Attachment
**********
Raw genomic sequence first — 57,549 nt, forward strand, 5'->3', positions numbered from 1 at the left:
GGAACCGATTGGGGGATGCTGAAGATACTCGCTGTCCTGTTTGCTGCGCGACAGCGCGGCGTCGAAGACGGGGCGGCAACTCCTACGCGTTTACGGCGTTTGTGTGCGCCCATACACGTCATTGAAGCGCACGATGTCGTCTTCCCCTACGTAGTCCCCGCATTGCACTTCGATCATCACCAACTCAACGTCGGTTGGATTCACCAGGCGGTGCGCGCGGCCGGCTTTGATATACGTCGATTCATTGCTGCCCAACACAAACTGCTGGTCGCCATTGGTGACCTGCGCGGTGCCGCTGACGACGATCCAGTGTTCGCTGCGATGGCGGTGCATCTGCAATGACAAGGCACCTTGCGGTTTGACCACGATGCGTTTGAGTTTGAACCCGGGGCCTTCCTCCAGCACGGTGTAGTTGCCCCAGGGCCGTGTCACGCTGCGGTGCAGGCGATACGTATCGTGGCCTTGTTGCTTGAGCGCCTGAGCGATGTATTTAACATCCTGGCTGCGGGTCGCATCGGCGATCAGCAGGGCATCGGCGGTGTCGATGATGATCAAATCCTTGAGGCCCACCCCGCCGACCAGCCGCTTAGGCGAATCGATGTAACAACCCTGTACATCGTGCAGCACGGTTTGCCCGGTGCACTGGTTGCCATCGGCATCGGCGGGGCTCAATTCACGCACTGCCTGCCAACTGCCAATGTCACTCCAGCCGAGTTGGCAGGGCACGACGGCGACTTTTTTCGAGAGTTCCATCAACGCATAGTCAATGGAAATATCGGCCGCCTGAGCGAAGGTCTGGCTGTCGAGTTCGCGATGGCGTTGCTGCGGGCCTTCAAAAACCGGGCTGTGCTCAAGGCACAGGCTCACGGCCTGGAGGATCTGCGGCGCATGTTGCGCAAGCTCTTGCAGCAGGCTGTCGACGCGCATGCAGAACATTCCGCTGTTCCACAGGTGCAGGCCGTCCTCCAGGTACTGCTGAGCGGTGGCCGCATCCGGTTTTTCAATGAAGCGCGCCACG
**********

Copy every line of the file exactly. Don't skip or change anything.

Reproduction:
Raw genomic sequence first — 57,549 nt, forward strand, 5'->3', positions numbered from 1 at the left:
GGAACCGATTGGGGGATGCTGAAGATACTCGCTGTCCTGTTTGCTGCGCGACAGCGCGGCGTCGAAGACGGGGCGGCAACTCCTACGCGTTTACGGCGTTTGTGTGCGCCCATACACGTCATTGAAGCGCACGATGTCGTCTTCCCCTACGTAGTCCCCGCATTGCACTTCGATCATCACCAACTCAACGTCGGTTGGATTCACCAGGCGGTGCGCGCGGCCGGCTTTGATATACGTCGATTCATTGCTGCCCAACACAAACTGCTGGTCGCCATTGGTGACCTGCGCGGTGCCGCTGACGACGATCCAGTGTTCGCTGCGATGGCGGTGCATCTGCAATGACAAGGCACCTTGCGGTTTGACCACGATGCGTTTGAGTTTGAACCCGGGGCCTTCCTCCAGCACGGTGTAGTTGCCCCAGGGCCGTGTCACGCTGCGGTGCAGGCGATACGTATCGTGGCCTTGTTGCTTGAGCGCCTGAGCGATGTATTTAACATCCTGGCTGCGGGTCGCATCGGCGATCAGCAGGGCATCGGCGGTGTCGATGATGATCAAATCCTTGAGGCCCACCCCGCCGACCAGCCGCTTAGGCGAATCGATGTAACAACCCTGTACATCGTGCAGCACGGTTTGCCCGGTGCACTGGTTGCCATCGGCATCGGCGGGGCTCAATTCACGCACTGCCTGCCAACTGCCAATGTCACTCCAGCCGAGTTGGCAGGGCACGACGGCGACTTTTTTCGAGAGTTCCATCAACGCATAGTCAATGGAAATATCGGCCGCCTGAGCGAAGGTCTGGCTGTCGAGTTCGCGATGGCGTTGCTGCGGGCCTTCAAAAACCGGGCTGTGCTCAAGGCACAGGCTCACGGCCTGGAGGATCTGCGGCGCATGTTGCGCAAGCTCTTGCAGCAGGCTGTCGACGCGCATGCAGAACATTCCGCTGTTCCACAGGTGCAGGCCGTCCTCCAGGTACTGCTGAGCGGTGGCCGCATCCGGTTTTTCAATGAAGCGCGCCACG